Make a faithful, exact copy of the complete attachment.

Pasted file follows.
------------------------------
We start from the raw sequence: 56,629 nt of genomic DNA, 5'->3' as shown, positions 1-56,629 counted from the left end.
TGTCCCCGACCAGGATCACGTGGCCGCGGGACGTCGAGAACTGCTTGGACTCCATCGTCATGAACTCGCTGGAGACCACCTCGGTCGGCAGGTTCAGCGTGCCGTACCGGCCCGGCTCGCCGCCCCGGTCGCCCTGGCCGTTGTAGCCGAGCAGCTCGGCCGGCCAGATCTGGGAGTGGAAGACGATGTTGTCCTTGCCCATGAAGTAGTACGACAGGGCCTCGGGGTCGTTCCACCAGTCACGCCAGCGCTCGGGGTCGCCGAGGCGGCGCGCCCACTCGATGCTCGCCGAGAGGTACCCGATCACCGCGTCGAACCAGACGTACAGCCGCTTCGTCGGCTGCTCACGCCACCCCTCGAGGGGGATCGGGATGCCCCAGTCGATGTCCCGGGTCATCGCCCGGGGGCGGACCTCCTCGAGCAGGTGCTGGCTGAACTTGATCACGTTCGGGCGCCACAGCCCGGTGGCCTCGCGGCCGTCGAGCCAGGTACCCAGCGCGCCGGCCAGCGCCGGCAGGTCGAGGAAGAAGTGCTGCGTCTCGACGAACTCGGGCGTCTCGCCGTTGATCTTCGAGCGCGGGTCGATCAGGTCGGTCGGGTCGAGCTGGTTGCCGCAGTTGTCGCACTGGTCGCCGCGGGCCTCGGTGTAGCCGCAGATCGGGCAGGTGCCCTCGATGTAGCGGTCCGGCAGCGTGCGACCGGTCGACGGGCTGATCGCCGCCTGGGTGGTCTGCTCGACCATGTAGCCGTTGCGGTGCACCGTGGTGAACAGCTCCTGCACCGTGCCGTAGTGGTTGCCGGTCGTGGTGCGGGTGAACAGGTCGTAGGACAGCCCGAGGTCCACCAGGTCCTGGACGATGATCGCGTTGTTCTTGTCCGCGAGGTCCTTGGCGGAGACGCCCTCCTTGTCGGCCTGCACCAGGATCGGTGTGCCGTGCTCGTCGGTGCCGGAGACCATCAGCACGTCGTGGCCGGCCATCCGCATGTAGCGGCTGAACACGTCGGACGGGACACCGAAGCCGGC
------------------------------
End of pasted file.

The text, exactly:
We start from the raw sequence: 56,629 nt of genomic DNA, 5'->3' as shown, positions 1-56,629 counted from the left end.
TGTCCCCGACCAGGATCACGTGGCCGCGGGACGTCGAGAACTGCTTGGACTCCATCGTCATGAACTCGCTGGAGACCACCTCGGTCGGCAGGTTCAGCGTGCCGTACCGGCCCGGCTCGCCGCCCCGGTCGCCCTGGCCGTTGTAGCCGAGCAGCTCGGCCGGCCAGATCTGGGAGTGGAAGACGATGTTGTCCTTGCCCATGAAGTAGTACGACAGGGCCTCGGGGTCGTTCCACCAGTCACGCCAGCGCTCGGGGTCGCCGAGGCGGCGCGCCCACTCGATGCTCGCCGAGAGGTACCCGATCACCGCGTCGAACCAGACGTACAGCCGCTTCGTCGGCTGCTCACGCCACCCCTCGAGGGGGATCGGGATGCCCCAGTCGATGTCCCGGGTCATCGCCCGGGGGCGGACCTCCTCGAGCAGGTGCTGGCTGAACTTGATCACGTTCGGGCGCCACAGCCCGGTGGCCTCGCGGCCGTCGAGCCAGGTACCCAGCGCGCCGGCCAGCGCCGGCAGGTCGAGGAAGAAGTGCTGCGTCTCGACGAACTCGGGCGTCTCGCCGTTGATCTTCGAGCGCGGGTCGATCAGGTCGGTCGGGTCGAGCTGGTTGCCGCAGTTGTCGCACTGGTCGCCGCGGGCCTCGGTGTAGCCGCAGATCGGGCAGGTGCCCTCGATGTAGCGGTCCGGCAGCGTGCGACCGGTCGACGGGCTGATCGCCGCCTGGGTGGTCTGCTCGACCATGTAGCCGTTGCGGTGCACCGTGGTGAACAGCTCCTGCACCGTGCCGTAGTGGTTGCCGGTCGTGGTGCGGGTGAACAGGTCGTAGGACAGCCCGAGGTCCACCAGGTCCTGGACGATGATCGCGTTGTTCTTGTCCGCGAGGTCCTTGGCGGAGACGCCCTCCTTGTCGGCCTGCACCAGGATCGGTGTGCCGTGCTCGTCGGTGCCGGAGACCATCAGCACGTCGTGGCCGGCCATCCGCATGTAGCGGCTGAACACGTCGGACGGGACACCGAAGCCGGC